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Zombies - A Huge Disappointment

I've never been a huge Zombies fan but even after a few minutes of Der Anfang, I found myself thinking that the latest Dark Aether adventure is a huge downgrade compared to what Black Ops Cold War offered with its clear separation between round-based maps and the large-scale Outbreak mode. Treyarch has attempted to create a hybrid between the two, much to everyone's disappointment and despite a range of clever new innovations and rewards to earn by completing objectives, a lack of round-based mode doesn't seem right.

It's not just a lack of round-based action that places Der Anfang as a sub-par Zombies mode. Usually, players can get their hands on some insanely powerful Wonder Weapon capable of sucking the souls of undead or blasting them into oblivion but not for Der Anfang, a mode where a crazy Wonder Weapon would slot in perfectly.

The real downfall of Der Anfang is the lack of a main Easter Egg quest at launch and although Treyarch has revealed that the quest will begin after Season 1, that may be too late for those that have already lost interest in what could've been a strong follow-up to the first Dark Aether story.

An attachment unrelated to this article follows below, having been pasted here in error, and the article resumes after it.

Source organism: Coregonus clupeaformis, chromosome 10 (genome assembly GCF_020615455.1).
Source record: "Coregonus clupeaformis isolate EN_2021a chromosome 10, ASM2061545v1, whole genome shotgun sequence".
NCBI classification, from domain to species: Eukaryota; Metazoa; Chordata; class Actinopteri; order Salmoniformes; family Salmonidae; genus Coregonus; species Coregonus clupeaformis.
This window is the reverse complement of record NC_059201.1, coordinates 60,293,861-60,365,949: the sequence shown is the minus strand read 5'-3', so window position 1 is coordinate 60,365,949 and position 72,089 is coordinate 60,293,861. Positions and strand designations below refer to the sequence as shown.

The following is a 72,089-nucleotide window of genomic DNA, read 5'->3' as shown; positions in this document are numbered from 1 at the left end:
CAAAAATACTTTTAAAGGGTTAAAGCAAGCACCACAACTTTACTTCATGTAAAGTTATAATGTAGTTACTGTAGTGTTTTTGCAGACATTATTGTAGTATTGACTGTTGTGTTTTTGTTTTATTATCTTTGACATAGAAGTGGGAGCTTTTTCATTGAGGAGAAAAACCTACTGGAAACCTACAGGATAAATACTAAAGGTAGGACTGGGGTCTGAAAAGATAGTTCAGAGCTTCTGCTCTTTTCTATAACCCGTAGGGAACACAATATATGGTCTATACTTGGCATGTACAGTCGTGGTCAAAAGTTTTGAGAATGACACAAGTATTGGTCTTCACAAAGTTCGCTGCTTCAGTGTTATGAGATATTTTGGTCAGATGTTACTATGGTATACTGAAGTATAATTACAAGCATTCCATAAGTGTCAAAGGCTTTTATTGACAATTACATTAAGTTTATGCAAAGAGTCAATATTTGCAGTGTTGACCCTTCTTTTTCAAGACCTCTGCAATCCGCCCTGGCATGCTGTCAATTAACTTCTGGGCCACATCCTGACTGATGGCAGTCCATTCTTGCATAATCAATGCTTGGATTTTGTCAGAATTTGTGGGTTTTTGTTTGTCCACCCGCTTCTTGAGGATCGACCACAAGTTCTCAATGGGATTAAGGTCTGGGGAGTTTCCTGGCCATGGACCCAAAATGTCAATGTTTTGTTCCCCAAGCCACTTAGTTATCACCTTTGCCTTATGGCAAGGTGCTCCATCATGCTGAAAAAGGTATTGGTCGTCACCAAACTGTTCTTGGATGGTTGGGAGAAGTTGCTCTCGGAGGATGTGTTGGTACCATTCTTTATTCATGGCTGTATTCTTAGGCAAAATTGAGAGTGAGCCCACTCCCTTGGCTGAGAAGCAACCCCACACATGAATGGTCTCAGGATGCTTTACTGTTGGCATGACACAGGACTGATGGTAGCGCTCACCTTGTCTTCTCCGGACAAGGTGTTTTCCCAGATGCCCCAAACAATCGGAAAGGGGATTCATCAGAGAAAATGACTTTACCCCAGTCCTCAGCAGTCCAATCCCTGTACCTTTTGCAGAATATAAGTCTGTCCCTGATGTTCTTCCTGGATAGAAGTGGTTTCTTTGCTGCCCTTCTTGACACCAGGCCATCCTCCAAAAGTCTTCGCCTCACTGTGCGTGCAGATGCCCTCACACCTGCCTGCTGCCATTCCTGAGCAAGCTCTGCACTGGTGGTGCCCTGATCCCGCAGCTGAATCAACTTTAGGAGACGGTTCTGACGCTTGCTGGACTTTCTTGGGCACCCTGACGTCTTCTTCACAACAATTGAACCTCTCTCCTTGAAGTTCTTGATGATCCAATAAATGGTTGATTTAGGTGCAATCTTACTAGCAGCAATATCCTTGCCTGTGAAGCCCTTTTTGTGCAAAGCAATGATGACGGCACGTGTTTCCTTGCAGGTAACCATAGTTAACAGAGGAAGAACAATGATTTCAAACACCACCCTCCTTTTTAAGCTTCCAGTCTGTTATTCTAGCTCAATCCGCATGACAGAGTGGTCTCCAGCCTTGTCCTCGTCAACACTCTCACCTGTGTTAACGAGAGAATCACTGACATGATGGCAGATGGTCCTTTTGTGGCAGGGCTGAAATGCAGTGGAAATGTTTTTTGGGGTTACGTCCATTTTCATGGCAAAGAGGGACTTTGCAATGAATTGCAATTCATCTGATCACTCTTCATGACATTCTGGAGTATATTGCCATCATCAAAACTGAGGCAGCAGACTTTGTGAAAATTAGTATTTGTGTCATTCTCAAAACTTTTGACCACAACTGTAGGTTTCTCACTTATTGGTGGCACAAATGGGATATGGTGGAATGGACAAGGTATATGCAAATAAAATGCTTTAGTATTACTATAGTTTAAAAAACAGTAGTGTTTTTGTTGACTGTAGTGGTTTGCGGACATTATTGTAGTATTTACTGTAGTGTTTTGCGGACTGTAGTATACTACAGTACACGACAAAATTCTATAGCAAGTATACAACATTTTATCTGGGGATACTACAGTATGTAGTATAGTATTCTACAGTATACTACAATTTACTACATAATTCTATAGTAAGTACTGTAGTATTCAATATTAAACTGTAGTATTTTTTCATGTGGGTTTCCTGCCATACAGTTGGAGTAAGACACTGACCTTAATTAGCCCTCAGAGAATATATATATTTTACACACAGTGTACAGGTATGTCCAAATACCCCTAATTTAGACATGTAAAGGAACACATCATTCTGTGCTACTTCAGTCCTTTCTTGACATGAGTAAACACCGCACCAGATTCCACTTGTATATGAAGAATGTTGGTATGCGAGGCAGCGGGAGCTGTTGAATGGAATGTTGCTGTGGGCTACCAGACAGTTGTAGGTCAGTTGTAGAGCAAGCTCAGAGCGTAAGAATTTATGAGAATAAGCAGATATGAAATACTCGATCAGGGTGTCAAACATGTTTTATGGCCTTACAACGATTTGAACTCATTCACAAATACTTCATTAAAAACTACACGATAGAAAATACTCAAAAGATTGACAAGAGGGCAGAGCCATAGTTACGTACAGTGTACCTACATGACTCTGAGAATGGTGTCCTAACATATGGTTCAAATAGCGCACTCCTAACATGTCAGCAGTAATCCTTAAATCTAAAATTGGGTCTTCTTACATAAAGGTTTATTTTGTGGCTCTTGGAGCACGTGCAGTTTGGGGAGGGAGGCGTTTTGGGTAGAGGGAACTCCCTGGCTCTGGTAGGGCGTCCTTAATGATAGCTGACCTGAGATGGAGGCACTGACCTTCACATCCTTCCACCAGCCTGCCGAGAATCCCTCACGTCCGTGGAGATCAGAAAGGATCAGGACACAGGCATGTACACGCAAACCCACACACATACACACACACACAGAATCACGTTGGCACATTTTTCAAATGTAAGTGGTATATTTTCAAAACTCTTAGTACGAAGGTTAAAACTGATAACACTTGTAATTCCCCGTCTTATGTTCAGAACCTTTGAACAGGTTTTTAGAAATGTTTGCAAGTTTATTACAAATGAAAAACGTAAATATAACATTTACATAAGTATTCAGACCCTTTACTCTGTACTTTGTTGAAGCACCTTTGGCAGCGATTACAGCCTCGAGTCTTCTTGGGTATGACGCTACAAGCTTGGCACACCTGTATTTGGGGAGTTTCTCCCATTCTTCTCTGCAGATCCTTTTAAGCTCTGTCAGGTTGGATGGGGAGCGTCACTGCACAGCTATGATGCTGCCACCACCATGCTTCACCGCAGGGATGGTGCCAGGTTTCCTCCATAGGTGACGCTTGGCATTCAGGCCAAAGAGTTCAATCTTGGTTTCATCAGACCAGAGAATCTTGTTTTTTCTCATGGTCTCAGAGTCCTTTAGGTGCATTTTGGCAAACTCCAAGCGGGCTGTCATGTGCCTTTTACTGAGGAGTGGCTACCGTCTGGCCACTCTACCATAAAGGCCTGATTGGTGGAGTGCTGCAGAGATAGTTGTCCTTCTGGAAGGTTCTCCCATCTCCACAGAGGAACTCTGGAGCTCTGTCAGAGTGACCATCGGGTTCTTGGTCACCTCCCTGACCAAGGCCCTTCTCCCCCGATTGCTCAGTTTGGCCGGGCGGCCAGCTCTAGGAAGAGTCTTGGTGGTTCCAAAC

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Call of Duty Vanguard - Is It Worth Buying?

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Compared to Black Ops Cold War, Vanguard has a vastly improved multiplayer that feels like a solid foundation for Sledgehammer Games to build on throughout the seasons of post-launch content but with an underwhelming campaign and Zombies mode that seemingly needs a lot of work to win back the hardcore fans, it's not a bad Call of Duty title but it's certainly not one of the very best.

Having spent several hours playing all three modes, I can safely say that it's definitely worth buying, specifically for the multiplayer which is surprisingly good for a change.

Review Score: 3.5/5

Reviewed on PlayStation 5